Logan Wilson: The Kid from Casper Becomes A Captain for the Cowboys and All-MW Linebacker

Tracy Ringolsby

It was in the fall of 2015 that Logan Wilson showed up on the Wyoming campus, ready to embark on a collegiate football career. A graduate of Natrona County High School, the projection was the 190-pound Wilson was touted as a future free safety.

He will wrap up his career in the next few weeks, taking part in the Cowboys' three bowl appearance in his five years, having been given the honor of a team captain by his teammates, and as a 250-pound linebacker -- a position he played in all four of his years with the Cowboys -- who on Wednesday was honored as a first-team All-Mountain West Conference linebacker.

He will go into the potential bowl game with 414 career tackles, fourth all-time in Mountain West history, and also fourth all-time at the University of Wyoming

Cowboys senior free safety Alijah Halliburton and sophomore running back Xazavian Valladay were also-first-team selections. Also recognized by te Mountain West were sophomore offensive lineman Keegan Cryder and senior wide receiver Austin Conway as second-team selections. Senior cornberback Tytler Hall, junior office guard Logan Harris and senior linebacker Cassh Maluia were named Honorable Mention.

Wilson went 4-for-4 in his career in being singled out by the Mountain West. He was the conference freshman of the Year in 2016, an honorable mention by the MW a year ago, and a second-team All-MW as a sophomore in 2017.

He has opened eyes in his time with the Cowboys to the point that head coach Craig Bohl has not hesitated to say that while Wilson's collegiate career is coming to an end, his football career is far from over.

"I think he will play a long time in the NFL," Bohl has said. Bohl added he thought Wilson "could be good" when he was recruited by Wyoming, but he is even better than Bohl imagined.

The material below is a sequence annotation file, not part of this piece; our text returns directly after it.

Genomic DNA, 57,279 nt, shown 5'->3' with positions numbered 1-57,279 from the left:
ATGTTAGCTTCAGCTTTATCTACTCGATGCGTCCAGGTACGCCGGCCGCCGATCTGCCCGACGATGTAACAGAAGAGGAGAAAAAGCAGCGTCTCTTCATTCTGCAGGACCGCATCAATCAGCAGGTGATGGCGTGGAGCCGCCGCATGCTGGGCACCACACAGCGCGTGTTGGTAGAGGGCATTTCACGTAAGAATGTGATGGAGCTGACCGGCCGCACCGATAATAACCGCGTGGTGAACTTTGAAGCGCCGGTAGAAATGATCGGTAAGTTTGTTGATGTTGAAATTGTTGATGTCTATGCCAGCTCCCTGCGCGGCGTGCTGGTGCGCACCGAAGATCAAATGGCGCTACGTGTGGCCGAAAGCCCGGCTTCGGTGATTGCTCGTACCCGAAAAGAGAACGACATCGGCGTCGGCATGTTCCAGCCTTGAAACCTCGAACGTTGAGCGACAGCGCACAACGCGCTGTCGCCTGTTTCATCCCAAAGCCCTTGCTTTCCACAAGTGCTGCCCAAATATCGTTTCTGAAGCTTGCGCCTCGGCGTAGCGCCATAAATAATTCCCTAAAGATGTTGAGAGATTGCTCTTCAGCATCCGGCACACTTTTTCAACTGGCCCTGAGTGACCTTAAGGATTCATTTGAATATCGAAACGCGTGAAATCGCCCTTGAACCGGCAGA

And he has been recognized on a national basis, too. Wilson is one of six finalist for the 2019 Butkus Award for the top linebacker in college football, and the only one of the finalists not from a Power-5 school.

More than that, his teammates have shown their respect for him, electing a team captain for three consecutive seasons. It is not a role he applied for, but one that he is very comfortable embracing. He is not a "Look At Me" guy but he certainly doesn't go unnoticed.

It's what comes natural.

"I don't do anything out of my comfort zone," he said. "I have always tried to do the right things, even in high school. I've always had that feeling that if you do little things right that is what adds up to big things. If we do little things right it makes the team successful.

"I had that preached to me by my parents, and every coach I have been around, especially coach (Steve) Harshman."

Wilson never thought about being a team captain when he started playing football. It is a role that has evolved.

"I have grown into it to be honest," he said. "Being a three-time captain (elected by his Cowboy teammates) to me is the best award in sports. He shows the guys you go to work with every day respect your and look to you.

"I have taken to the role, relished it and grown into it. If you had told me when I first got here I'd be a three-time captain I would not have believed you. It is not who I was. I was a leader, but not a vocal leader, a leader by example."

Not anymore. Wilson is front and center. He's the player his teammates turn to. He's the guy the coaches lean on. And he's one of the regulars when members of the media are asked who they want to talk to after a game.

"When you are a captain," he said. "you are under the microscope. You want to show people the right way to do things because if you slip up and think it's okay they will think they can do that kind of stuff.

"I am always pushing msyelf to do things that hopefully the younger guys can see, and hopefully emulate within their mental game or physical game."

Wilson said the role made him a better player.

And his attitude made the rest of the Cowboys better, too.


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